With the constant emergence of new tools and technologies in the web development ecosystem, it can be challenging for an aspiring developer to choose a particular language, tool, or framework. As an experienced developer, it is essential to have a quality tech stack and constantly evaluate which of these many tech stacks is best for you and your team.
Next.js is a React-based framework created by Vercel and used to build performant static web applications. Next.js offers client-side and server-side rendering features and is used to develop fullstack React applications. On the other hand, Nuxt.js is an open source Vue-based framework used to build complex and universal Vue applications that take advantage of the best technologies in a fast, easy, and organized way.
Aside from their similar names, these two frameworks share many similarities and provide comprehensive support for building web applications. By the article’s conclusion, you will have a good understanding of the differences between Next.js and Nuxt.js and will be able to make an informed decision on which framework is best for you.
This article provides an overview of two Jamstack frameworks: Next.js and Nuxt.js, including their pros, cons, features, and use cases.
- What is Next.js?
- Next.js use cases
- Pros of using Next.js
- Cons of using Next.js
- Getting started with Next.js
- What is Nuxt.js?
- Nuxt.js use cases
- Pros of using Nuxt.js
- Cons of using Nuxt.js
- Getting started with Nuxt.js
- Comparing Next.js and Nuxt.js
What is Next.js?
Next.js is an open source, React-based framework that lets you create hybrid apps that combine server-rendered and statically generated web pages using React. Its authors tout it as a zero-configuration, single-command toolchain for React projects. Next.js enables developers to use React to make exceptionally user-friendly websites and applications that are highly functional.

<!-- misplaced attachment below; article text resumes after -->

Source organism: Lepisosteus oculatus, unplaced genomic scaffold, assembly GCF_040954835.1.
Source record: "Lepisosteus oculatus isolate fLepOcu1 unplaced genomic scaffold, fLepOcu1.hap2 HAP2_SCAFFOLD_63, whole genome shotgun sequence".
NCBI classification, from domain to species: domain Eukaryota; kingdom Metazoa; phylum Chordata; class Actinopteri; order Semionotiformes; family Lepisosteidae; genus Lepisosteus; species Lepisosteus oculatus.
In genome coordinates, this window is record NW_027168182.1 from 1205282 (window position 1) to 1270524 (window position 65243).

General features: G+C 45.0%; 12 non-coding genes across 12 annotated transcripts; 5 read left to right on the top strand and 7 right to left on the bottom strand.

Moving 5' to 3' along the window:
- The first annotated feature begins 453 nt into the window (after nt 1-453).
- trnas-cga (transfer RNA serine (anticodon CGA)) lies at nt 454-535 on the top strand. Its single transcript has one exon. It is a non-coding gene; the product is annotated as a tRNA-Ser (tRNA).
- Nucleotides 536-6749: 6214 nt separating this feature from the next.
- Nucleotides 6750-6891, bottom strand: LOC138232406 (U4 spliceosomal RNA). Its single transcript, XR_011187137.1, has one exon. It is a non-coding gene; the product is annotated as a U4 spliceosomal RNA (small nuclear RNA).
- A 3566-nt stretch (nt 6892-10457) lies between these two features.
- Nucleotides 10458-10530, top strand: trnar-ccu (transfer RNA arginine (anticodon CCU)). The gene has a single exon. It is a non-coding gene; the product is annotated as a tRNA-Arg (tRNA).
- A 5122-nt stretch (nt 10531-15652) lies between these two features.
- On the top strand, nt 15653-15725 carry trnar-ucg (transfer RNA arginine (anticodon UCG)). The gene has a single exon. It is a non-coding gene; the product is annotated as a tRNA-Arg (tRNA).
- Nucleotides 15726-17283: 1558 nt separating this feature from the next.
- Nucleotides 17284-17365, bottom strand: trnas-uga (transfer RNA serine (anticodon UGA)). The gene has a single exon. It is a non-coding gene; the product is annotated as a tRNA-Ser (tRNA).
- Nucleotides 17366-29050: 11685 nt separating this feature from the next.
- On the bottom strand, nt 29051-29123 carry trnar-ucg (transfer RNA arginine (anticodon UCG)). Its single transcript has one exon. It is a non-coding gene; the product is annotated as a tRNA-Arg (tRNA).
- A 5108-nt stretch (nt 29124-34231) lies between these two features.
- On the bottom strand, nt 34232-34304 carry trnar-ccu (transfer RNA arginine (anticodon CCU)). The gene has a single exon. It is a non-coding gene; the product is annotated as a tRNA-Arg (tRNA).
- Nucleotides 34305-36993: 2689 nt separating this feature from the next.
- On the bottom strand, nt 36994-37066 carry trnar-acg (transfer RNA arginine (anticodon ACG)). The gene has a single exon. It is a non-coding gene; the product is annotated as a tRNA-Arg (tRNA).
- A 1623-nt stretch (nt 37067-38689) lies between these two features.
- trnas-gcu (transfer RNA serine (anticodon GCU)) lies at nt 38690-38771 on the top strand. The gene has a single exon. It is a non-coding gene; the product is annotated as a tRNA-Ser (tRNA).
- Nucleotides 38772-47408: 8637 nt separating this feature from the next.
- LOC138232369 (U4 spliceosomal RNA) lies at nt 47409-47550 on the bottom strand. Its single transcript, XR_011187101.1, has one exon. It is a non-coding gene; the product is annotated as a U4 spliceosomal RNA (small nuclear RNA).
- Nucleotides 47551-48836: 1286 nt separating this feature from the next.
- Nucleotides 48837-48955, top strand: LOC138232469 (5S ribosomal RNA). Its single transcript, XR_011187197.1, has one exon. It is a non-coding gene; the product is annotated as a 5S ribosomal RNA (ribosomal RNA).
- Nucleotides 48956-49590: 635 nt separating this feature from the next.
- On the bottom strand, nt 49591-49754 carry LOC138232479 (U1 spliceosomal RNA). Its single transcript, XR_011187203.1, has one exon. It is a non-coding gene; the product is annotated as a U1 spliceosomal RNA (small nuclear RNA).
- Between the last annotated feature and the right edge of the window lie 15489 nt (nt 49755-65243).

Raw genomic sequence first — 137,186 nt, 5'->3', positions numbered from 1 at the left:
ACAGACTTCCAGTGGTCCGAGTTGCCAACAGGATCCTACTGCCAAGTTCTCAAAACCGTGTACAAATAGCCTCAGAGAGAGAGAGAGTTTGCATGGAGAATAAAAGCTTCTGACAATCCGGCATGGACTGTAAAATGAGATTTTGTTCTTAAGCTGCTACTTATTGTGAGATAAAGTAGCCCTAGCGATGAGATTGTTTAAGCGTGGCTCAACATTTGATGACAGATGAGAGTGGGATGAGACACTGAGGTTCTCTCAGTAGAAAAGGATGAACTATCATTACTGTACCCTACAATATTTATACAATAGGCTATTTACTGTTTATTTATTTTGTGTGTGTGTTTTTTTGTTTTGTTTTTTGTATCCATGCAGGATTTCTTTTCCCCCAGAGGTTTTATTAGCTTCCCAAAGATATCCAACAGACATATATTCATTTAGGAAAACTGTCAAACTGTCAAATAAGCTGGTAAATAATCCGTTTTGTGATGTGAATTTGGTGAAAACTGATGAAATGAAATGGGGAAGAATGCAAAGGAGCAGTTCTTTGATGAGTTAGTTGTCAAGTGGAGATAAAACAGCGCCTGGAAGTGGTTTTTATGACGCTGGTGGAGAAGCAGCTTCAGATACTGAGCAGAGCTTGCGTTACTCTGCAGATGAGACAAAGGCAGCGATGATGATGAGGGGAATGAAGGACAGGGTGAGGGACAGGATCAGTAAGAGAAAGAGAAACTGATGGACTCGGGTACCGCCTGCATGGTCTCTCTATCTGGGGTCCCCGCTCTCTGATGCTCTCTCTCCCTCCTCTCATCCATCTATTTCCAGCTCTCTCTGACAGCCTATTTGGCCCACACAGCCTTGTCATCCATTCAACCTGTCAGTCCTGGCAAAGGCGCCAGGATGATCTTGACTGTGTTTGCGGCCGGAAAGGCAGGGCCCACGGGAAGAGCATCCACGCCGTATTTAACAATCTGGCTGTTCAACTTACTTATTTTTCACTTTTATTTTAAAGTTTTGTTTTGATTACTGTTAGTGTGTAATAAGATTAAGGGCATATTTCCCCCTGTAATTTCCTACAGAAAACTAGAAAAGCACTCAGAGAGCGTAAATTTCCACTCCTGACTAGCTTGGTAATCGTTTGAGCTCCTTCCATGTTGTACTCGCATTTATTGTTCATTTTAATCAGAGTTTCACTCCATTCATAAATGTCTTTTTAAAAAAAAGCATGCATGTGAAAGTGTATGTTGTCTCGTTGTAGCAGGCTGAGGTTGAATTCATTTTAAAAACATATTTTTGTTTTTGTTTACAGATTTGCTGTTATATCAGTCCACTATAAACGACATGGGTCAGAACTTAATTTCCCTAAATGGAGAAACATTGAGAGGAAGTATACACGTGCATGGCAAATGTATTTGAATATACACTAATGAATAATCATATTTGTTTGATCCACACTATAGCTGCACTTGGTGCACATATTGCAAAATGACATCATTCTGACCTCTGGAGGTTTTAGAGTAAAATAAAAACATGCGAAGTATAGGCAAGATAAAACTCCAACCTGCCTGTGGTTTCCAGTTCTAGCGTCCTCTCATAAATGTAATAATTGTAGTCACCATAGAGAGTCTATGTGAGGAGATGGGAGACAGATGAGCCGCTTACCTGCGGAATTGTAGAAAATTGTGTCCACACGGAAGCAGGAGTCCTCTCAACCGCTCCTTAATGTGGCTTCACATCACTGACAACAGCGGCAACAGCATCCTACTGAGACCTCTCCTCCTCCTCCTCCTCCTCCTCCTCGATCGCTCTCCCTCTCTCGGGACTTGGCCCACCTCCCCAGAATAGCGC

For the creation of static websites and online applications, Next.js offers some incredible features:
File-based system routing
In Next.js, a page is a React component that routes based on its file name. To enable routing in our Next app, Next.js uses a file-based system. It automatically treats every file within the
pages folder as a route. Next.js has different route patterns:
- Index routes: Next.js router automatically serves files named
pagesfolder as the default route for each directory:
next-app └── pages └── index.js // path: base-url (/) next-app └── pages └── blog.js // path: /blog
- Nested routes: Next.js allows you to create nested routes. By defining the nested folder structure, the files will automatically be routed. Nested routes help eliminate path redundancy:
next-app └── pages ├── index.js // top index route └── posts // nested route └── index.js // path: /posts
- Dynamic segment routes: using brackets
([param]), Next.js allows you to define dynamic routes for your app. You can use a dynamic name on your pages in place of one that is static:
next-app └── pages ├── index.js // top index route └── blog └── [slug].js // path: /blog/:slug
Find out more about how the routes operate by looking at the documentation:
Next.js v13 changes how many operations were previously performed. It still supports the same file system-based routing, which uses the
pagesdirectory, but it is used for client-side routing. It adopted a new way of routing using the
appdirectory which is used for server-side routing. Learn more about Next v13 routing.
Data fetching in Next.js allows you to render your data in different ways, depending on the use case of your application. These include server-side rendering, static generation for pre-rendering, and incremental static regeneration for updating or producing content during runtime.
To make your application more efficient on the client side, Next.js uses the server-side rendering technique to offload any data fetching to the server. Next.js allows data to be fetched on the server and send a pre-built page with all the necessary data requested by the client.
We can prevent problems like a fluttering page while data is being fetched using SSR in Next.js, and the content of our website will be SEO-friendly.